When I entered the startup world as an investor, I thought startups were innovative, progressive and open-minded. However, when I entered the boardroom, that impression melted.
I saw boards composed of founders, management and all-male investors. The topics on the table were only about money: figures, KPIs and growth. Where I expected a guiding light for diversity, ESG, values, purpose — you name it — there was money-talk. Even the corporate world left that behind years ago.
This seems to be the case with startups everywhere. Regardless of size, startups almost always have a board made up of founders and investors. When they go into new financing rounds, new investors usually require a seat on the board, which often results in investor-only boards.
Investors are mostly capable and experienced people, but rarely do they meet the main criteria for a board member: relevant, diverse and independent.
The best board members are strategically engaged but operationally and financially distant without a conflict of interests.
From Silicon Valley to Europe, independent board members remain an exception. An Australian survey showed that only a quarter of startups have independent directors. By definition, board members should have the company’s best interests at heart. But all too often, investors are thinking about their return on investment.
Independent advice is critical — to deepen perspectives and find new ones, for conflict resolution and building bridges, mentoring and, most importantly, bringing in a set of diverse viewpoints.
Boards that bring in the right balance of expertise fill in gaps of knowledge and experience, offer access to global networks and can help founders build higher-performing startups.
Diversity: Get rid of your blind spots
Bringing diverse and independent opinions around a table has proven to be an effective remedy against biased and overly speedy decision making in the boardroom. Diversity is not only about gender, but goes far beyond, addressing age, ethnicity, background, experience, industry, sexual orientation and focus topics. On the majority of startup boards, diversity fails at the first point (despite this having an impact on financial performance).
The “secret sauce” of a successful board process is reaching out for different opinions and exploring blind spots. Having a variety of voices around the table that reflect the company’s strategic goals, and a diverse range of customers and stakeholders is the only way to go. Ask them who could make a board member, and mix them with people with an international background and a different focus, like ESG.
Diverse and independent board members have proven to enhance the outcome and add value by giving support in more than a financial way. Startups with professional boards have shown to be more resilient — and can be more attractive to VCs and private equity investors. Internally, professional boards add value by giving a vision and a purpose-value compass which helps attract and enthuse talent.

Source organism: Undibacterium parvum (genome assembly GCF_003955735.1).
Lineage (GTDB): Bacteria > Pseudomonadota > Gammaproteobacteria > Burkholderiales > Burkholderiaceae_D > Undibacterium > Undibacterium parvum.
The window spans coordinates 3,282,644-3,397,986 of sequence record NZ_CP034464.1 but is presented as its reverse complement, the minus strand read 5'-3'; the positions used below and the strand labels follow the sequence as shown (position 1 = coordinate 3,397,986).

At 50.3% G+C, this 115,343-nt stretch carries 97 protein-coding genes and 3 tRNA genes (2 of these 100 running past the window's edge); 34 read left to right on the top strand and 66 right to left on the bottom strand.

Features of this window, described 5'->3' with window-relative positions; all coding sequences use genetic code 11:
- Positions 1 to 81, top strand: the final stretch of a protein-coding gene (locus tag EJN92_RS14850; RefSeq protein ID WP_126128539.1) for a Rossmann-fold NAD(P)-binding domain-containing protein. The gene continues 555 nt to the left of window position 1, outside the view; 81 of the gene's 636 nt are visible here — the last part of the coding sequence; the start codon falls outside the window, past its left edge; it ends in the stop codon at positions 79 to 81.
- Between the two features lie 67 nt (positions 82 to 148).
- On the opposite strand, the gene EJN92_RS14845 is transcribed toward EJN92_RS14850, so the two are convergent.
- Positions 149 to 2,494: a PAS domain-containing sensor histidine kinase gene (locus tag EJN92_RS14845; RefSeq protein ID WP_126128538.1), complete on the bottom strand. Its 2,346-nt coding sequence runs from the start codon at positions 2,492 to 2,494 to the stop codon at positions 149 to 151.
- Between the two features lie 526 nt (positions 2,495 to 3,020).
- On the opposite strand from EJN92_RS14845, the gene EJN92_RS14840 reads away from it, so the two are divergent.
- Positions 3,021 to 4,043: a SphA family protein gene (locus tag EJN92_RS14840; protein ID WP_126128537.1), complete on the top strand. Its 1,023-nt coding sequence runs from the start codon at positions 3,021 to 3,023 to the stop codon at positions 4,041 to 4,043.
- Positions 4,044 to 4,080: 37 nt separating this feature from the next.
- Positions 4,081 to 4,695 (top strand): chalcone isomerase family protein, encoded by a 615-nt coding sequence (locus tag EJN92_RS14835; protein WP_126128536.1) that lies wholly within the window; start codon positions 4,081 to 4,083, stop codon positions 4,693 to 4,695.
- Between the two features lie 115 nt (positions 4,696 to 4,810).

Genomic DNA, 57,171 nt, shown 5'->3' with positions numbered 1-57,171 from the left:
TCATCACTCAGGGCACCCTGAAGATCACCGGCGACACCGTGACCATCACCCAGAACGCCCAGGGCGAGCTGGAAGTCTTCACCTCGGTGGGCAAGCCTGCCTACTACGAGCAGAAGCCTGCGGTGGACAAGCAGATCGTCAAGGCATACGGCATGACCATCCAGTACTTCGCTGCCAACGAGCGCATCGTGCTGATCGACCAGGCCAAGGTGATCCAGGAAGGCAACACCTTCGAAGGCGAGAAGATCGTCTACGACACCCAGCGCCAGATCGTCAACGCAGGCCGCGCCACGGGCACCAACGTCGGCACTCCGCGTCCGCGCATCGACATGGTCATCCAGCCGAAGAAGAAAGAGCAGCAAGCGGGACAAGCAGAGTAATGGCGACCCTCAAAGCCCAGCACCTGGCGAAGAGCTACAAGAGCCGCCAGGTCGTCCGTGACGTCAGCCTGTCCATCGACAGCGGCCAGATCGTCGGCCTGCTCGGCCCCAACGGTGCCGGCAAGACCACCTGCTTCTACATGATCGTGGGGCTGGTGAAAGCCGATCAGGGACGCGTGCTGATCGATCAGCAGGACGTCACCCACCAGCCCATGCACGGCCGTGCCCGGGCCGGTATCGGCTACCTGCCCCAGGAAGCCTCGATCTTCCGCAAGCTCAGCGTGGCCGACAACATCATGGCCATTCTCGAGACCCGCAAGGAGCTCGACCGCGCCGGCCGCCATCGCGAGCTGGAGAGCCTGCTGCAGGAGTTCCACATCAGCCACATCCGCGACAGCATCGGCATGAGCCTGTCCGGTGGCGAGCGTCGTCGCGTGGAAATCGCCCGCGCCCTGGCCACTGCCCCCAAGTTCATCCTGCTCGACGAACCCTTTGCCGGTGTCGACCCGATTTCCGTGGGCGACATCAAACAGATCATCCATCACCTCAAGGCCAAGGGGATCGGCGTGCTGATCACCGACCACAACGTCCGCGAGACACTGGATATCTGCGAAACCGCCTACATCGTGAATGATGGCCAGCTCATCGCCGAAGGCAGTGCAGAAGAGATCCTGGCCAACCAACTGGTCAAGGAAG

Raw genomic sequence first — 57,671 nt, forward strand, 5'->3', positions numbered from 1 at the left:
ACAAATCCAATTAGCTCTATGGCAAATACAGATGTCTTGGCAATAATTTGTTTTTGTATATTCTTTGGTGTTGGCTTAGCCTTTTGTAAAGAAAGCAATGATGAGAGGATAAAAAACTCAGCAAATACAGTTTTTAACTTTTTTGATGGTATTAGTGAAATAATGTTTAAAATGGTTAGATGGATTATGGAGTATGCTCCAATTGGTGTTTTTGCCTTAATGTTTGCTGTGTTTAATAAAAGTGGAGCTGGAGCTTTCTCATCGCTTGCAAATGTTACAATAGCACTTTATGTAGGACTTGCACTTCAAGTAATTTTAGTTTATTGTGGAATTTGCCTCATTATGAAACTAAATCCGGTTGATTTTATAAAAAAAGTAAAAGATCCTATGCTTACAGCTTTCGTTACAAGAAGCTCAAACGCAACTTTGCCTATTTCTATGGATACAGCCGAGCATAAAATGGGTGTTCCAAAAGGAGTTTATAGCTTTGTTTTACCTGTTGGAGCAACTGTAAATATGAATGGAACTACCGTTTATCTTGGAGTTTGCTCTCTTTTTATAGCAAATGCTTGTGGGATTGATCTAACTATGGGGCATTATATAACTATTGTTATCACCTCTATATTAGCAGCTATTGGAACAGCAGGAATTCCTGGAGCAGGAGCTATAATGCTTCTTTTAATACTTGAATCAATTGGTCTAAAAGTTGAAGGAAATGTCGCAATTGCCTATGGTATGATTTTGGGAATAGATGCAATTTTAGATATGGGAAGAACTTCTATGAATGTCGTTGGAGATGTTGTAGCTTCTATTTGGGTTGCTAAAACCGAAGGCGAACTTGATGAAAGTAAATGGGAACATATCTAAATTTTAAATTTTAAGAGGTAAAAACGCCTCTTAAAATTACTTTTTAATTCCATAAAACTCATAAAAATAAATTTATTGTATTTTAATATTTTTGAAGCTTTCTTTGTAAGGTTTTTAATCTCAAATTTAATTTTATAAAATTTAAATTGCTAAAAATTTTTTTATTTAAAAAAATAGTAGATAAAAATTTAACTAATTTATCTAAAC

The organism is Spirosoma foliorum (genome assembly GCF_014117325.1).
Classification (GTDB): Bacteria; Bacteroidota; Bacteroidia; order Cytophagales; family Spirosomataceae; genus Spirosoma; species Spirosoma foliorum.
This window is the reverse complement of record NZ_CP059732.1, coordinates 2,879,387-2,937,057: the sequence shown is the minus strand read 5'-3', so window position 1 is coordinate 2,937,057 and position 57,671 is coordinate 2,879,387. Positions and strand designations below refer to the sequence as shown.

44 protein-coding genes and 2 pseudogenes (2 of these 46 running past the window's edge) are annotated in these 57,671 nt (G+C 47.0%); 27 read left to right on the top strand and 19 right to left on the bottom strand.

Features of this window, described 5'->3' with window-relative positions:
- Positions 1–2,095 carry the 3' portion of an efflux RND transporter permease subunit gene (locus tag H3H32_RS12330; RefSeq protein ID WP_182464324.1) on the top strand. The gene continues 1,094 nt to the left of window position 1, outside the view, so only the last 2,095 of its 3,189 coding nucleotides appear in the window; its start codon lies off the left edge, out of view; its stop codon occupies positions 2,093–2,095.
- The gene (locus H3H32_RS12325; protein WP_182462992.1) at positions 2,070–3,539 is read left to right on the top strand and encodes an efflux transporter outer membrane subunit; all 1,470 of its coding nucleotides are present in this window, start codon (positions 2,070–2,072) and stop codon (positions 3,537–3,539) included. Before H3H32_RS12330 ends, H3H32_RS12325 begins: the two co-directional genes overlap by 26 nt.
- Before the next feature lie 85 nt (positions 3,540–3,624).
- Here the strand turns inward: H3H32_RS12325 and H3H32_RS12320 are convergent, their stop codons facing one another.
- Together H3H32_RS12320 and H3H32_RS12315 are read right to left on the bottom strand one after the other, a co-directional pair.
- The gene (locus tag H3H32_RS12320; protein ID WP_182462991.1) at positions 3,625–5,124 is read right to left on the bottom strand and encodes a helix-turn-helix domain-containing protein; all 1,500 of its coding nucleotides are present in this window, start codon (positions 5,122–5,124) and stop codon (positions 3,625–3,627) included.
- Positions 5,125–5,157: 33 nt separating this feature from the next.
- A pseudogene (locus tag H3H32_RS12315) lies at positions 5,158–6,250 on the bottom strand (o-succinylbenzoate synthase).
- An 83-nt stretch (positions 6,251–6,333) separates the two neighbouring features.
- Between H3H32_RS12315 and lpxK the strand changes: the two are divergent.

Diverse and independent boards which also embody values, ethics and ESG help increase crisis resilience and buffer much of the insecurity inherent in startups.
Different phases necessitate different boards — but start early
The board sets the tone. I advise everyone to consider the board and to seek out diversified networks from the very beginning. Be fearless in making connections with the best people; joining your board could be as inspiring for them as for you.
Limit the seats for investors and over emphasise having independent directors.
In a typical board with five seats, there should only be one founder, one investor representative, and three independent directors. Later, if the board grows, a second investor seat for the lead VC is enough. Stay lean.
As your startup raises successive rounds of funding, your board requirements will change; periodically re-evaluate, as each phase needs different board members. Institutionalise it, so it does not get personal. Take care that you always have a professional board in place as transparency and the proof of good governance attracts capital.
On a personality perspective, look out for people who are clear on their “nose-in, hands-out role” as a board member, engage with your startup’s industry, and provide empathy and professionalism. Make sure they reflect your startup’s stage of development — or even better, the next stage. Do not reach out to potential board members solely within your own ecosystem: you already have that knowledge.
Last but not least, some of your board members (or at least the chair) must have experience with corporate governance, moderating the whole process to make the magic happen. But the mix makes it.
I advise mixing experienced corporate board members from the industry you are targeting with independently-minded newcomers who may reflect a future skillset, and people who already sat on startup boards for industry insight.
Don’t be hesitant to invest in the development of the board, and reserve some funding for payments to board members, to show you value their work. Giving away shares to board members is a regular practice, but in my opinion it again blurs the line. The emphasis should be on mutual benefit in the sense of knowledge transfer at early stages.
If it is too late? There are always options. For those who have an all-investors board well in place I advise you to discuss it openly. Adding an advisory board might be a solution. Or, as many family-owned businesses do, split the board into an owners (investors) board and an independent board, with one delegated investors’ representative.